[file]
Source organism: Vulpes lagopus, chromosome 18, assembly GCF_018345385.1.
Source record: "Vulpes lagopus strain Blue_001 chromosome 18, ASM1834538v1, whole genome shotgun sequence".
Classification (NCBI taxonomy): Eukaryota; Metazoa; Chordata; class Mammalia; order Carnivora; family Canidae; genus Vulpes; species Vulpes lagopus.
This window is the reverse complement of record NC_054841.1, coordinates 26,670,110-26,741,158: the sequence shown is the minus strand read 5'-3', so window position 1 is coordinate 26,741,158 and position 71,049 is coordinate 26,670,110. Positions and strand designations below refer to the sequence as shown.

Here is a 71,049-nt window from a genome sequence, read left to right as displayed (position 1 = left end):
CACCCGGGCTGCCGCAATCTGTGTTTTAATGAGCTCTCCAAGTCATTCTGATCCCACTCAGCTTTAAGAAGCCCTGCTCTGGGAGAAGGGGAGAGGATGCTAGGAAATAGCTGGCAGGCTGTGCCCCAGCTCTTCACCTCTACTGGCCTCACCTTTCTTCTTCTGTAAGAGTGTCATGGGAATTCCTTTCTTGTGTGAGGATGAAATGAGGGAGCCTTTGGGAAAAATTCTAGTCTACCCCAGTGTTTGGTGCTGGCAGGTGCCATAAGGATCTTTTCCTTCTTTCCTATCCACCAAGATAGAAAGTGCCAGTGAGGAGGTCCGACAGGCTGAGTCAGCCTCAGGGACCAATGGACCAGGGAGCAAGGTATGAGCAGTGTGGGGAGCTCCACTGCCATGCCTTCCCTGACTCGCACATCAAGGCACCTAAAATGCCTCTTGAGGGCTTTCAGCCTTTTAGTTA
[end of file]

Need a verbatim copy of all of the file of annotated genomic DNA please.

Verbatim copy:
Source organism: Vulpes lagopus, chromosome 18, assembly GCF_018345385.1.
Source record: "Vulpes lagopus strain Blue_001 chromosome 18, ASM1834538v1, whole genome shotgun sequence".
Classification (NCBI taxonomy): Eukaryota; Metazoa; Chordata; class Mammalia; order Carnivora; family Canidae; genus Vulpes; species Vulpes lagopus.
This window is the reverse complement of record NC_054841.1, coordinates 26,670,110-26,741,158: the sequence shown is the minus strand read 5'-3', so window position 1 is coordinate 26,741,158 and position 71,049 is coordinate 26,670,110. Positions and strand designations below refer to the sequence as shown.

Here is a 71,049-nt window from a genome sequence, read left to right as displayed (position 1 = left end):
CACCCGGGCTGCCGCAATCTGTGTTTTAATGAGCTCTCCAAGTCATTCTGATCCCACTCAGCTTTAAGAAGCCCTGCTCTGGGAGAAGGGGAGAGGATGCTAGGAAATAGCTGGCAGGCTGTGCCCCAGCTCTTCACCTCTACTGGCCTCACCTTTCTTCTTCTGTAAGAGTGTCATGGGAATTCCTTTCTTGTGTGAGGATGAAATGAGGGAGCCTTTGGGAAAAATTCTAGTCTACCCCAGTGTTTGGTGCTGGCAGGTGCCATAAGGATCTTTTCCTTCTTTCCTATCCACCAAGATAGAAAGTGCCAGTGAGGAGGTCCGACAGGCTGAGTCAGCCTCAGGGACCAATGGACCAGGGAGCAAGGTATGAGCAGTGTGGGGAGCTCCACTGCCATGCCTTCCCTGACTCGCACATCAAGGCACCTAAAATGCCTCTTGAGGGCTTTCAGCCTTTTAGTTA